REVIEW: What's Really in Your Christmas Dinner
OK just a quick report about tonight's What's Really in Your Christmas Dinner tv show on Channel 4.
After watching this show I am really really glad that I dug deep and paid £70 for a top organic and free range turkey from Clevely Park Organics.
The show covered the whole meal but the main course was, well, the main course. If people knew about the crappy conditions and breeding practices behind the meat we eat I think, no I know, they would think twice.
It might not happen over night...but a seed has been sown in their minds and when they are munching their cheap turkey they will remember that show if they saw it.
For all the reasons originally mentioned in our report on Supermarket Secrets including the underdeveloped bone structure, exposure to faeces, disease and a terribly poor existence in general, Raymond Blanc, the world renowned Chef, shows exactly what is physically wrong with a cheap turkey. He clearly demonstrates that whilst we may save cash we pay in terms of lower food quality and a cheapened gastronomic experience. Just to add to all of that the facts of the suffering of the bird and the unsustainable farming methods although meat in general is totally unsustainable to be honest.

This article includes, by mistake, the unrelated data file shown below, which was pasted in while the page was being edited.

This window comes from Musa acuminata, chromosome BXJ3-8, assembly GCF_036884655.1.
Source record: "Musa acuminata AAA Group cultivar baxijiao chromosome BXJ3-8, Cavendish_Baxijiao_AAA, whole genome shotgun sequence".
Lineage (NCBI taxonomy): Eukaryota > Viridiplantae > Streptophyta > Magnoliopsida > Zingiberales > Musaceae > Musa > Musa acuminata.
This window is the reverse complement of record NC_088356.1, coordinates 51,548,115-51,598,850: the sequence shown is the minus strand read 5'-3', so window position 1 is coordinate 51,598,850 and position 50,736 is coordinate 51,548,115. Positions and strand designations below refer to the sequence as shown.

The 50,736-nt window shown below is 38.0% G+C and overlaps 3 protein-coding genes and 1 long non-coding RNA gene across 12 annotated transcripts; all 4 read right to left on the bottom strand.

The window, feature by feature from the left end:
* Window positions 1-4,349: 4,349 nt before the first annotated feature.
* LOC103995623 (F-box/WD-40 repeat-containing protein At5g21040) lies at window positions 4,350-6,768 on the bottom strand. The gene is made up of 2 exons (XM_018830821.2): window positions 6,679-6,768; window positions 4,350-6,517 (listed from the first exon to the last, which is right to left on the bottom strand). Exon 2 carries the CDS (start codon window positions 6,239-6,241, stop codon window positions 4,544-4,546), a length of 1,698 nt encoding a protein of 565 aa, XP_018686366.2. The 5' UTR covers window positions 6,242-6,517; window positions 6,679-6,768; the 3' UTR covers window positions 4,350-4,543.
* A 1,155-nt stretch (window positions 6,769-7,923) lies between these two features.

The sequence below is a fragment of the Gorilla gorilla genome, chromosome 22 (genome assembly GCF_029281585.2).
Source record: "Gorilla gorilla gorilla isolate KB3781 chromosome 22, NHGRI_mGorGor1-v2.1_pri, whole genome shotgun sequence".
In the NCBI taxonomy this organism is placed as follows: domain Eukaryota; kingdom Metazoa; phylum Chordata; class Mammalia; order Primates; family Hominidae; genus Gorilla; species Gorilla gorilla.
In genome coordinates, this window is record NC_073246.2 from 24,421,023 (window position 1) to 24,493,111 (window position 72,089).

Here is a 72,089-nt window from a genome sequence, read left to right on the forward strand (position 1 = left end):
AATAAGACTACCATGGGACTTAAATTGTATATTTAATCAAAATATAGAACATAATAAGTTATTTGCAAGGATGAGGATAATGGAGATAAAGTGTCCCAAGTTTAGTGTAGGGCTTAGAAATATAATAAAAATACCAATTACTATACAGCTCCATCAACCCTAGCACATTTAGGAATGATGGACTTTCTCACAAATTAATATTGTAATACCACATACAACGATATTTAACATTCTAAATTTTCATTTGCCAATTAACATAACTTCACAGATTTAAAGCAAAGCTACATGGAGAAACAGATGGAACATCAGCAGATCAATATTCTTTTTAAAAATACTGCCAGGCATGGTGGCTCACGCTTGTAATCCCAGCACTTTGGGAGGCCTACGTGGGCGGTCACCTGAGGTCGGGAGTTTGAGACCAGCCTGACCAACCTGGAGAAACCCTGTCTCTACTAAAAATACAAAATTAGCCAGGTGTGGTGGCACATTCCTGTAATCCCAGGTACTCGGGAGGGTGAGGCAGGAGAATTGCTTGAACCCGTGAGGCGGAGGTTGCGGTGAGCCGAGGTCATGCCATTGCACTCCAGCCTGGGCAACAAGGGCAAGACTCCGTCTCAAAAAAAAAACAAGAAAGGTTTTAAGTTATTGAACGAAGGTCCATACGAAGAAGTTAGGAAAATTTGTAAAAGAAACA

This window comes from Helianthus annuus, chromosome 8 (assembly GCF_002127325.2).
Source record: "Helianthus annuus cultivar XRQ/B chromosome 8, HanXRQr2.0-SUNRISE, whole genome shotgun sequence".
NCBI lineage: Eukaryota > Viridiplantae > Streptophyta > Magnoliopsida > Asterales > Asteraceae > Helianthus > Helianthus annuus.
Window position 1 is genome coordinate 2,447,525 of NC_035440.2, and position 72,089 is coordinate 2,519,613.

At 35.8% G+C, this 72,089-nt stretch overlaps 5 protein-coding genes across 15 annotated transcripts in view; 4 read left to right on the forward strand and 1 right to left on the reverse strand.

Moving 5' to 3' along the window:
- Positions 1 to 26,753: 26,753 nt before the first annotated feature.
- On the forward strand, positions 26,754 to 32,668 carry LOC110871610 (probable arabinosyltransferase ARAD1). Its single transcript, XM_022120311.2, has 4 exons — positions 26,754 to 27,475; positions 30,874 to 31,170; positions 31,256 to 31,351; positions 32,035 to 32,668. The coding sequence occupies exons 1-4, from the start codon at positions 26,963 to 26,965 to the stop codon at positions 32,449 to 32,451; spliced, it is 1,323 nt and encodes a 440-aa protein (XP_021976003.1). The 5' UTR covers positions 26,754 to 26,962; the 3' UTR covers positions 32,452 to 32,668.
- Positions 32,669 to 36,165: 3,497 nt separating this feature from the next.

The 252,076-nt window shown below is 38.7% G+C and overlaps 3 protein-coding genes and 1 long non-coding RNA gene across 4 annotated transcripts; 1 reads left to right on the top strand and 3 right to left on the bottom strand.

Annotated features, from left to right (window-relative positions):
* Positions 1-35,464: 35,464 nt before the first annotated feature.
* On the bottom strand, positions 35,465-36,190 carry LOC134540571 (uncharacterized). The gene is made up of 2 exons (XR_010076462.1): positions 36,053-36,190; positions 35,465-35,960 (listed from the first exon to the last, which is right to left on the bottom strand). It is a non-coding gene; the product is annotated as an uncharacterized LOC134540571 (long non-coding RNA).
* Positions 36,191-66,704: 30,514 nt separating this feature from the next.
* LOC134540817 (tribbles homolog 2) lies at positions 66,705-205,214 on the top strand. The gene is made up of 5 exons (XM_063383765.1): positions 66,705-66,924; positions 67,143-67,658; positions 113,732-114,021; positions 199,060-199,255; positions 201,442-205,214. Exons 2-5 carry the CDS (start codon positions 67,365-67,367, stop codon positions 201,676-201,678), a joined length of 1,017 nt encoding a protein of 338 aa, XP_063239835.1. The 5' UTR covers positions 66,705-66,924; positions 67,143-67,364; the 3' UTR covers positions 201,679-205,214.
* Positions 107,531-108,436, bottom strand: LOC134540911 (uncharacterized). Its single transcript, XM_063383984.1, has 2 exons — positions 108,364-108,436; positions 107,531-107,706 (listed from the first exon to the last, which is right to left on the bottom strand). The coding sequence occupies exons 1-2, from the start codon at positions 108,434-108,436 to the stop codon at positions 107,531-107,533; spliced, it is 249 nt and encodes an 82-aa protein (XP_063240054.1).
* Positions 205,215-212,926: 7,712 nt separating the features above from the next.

The show also interviewed a pig farmer who made the interesting point that the UK is only about 45% self-sustainable, in terms of meat I guess, and that we have to rely on imports from locations with either lower regulation and/or less effective policing of any regulations that may exist. Be afraid. Be very afraid!
Why should you be afraid? Well the UK has higher meat farming standards and/or better standards policing than most of our EU neighbours apparently. A survey called PORK WATCH (cannot find website link) has been set up by a group of British Pig Farmers Wives to monitor where allegedly British pork comes from. It may say British on the front but it often says EU on the back which to me is plain scandalous.
Knowing where your food comes from is becoming more and more important.